Ford, BMW and Daimler have established data centers in China to store information collected from local users and their cars, as Beijing ups its control over the data collected by carmakers, according to Reuters.
The news comes after Tesla made headlines on Tuesday with its announcement of the establishment of its new Shanghai data center, which will store data generated by all the cars it sells in China, as the U.S. electric-vehicle maker looks to hose down claims that its cars pose national security risks.
The move was viewed as Tesla’s latest effort to abide by new draft rules China’s cyberspace watchdog issued earlier this month on data gathered by carmakers. The draft rules would require user data collected by vehicles to be stored locally, and would ban such information from being sent overseas without regulatory permission.
Ford told Reuters that it established a data center in China in the first half of last year to store all car data locally. BMW and Daimler also said they run similar facilities in the country, without disclosing when they opened, Reuters said.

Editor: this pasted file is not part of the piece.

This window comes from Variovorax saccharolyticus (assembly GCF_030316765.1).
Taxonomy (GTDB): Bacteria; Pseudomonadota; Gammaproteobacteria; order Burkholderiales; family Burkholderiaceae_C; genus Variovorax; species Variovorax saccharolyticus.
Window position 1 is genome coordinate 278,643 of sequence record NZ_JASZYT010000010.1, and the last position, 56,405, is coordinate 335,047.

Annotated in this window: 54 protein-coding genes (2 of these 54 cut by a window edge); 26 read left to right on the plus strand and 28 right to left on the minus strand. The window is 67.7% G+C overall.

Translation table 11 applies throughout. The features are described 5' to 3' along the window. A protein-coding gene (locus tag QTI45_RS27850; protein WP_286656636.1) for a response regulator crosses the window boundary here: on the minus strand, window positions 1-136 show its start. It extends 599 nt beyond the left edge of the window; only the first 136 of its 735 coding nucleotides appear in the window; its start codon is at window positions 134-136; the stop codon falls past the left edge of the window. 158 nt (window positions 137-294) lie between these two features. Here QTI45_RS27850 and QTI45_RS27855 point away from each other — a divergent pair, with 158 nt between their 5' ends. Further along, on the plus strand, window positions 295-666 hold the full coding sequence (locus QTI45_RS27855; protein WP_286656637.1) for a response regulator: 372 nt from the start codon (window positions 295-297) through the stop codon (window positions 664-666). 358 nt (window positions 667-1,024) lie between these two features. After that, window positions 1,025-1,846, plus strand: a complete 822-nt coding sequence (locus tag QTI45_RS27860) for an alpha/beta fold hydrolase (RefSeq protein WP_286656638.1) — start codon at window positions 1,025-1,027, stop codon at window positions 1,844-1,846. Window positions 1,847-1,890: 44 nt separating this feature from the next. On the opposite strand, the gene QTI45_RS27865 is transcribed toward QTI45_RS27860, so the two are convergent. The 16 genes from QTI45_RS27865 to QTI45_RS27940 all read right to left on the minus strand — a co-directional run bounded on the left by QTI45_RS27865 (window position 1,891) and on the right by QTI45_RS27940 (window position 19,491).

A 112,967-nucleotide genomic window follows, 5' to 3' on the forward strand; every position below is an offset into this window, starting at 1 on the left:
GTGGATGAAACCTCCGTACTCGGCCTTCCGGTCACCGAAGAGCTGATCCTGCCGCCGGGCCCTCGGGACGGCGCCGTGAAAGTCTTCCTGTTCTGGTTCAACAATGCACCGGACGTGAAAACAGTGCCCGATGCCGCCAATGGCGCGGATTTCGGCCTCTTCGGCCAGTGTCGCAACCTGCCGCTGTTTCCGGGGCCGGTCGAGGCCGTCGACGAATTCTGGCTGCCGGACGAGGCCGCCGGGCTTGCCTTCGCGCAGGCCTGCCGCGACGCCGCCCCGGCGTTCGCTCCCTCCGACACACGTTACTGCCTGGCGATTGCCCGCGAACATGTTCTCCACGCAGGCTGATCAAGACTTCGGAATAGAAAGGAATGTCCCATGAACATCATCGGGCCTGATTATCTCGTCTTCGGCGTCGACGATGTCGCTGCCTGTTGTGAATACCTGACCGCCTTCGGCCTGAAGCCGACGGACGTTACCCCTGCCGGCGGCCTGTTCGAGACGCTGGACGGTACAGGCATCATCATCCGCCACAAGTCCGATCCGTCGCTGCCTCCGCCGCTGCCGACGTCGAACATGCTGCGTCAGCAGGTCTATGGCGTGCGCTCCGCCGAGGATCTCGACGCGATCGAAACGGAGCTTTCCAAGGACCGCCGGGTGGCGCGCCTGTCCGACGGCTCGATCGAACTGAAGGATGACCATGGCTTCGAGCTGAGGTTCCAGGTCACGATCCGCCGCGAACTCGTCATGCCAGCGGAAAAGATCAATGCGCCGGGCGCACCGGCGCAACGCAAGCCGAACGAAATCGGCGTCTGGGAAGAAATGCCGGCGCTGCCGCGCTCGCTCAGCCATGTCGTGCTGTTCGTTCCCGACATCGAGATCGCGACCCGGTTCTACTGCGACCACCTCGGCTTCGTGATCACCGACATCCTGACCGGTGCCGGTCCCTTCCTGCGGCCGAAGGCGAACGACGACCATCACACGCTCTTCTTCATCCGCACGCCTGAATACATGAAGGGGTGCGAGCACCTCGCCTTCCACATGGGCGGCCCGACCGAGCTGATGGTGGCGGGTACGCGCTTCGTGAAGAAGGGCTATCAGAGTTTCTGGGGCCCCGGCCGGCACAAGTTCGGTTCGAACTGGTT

When contacted by Reuters, Nissan and Stellantis said that they will comply with the new car data protection rules but gave no further details, while General Motors and Toyota declined to discuss how they manage their vehicle data.
Volkswagen said that “it is too early for us to comment on the specifics” as the regulatory regime is still in rapid development, but it stressed that compliance with the rules is crucial for a successful digital transformation, according to Reuters.
In mid-March, Tesla cars were banned from entering Chinese military complexes and housing compounds because of concerns about sensitive data being collected by cameras built into the vehicles. The development prompted a strenuous denial from Tesla CEO Elon Musk that the company would ever use a vehicle’s technology for spying.
Flynn Murphy contributed to this report.
Contact reporter Ding Yi (email@example.com)
Related: Tesla Announces New Shanghai Data Center to Allay Concerns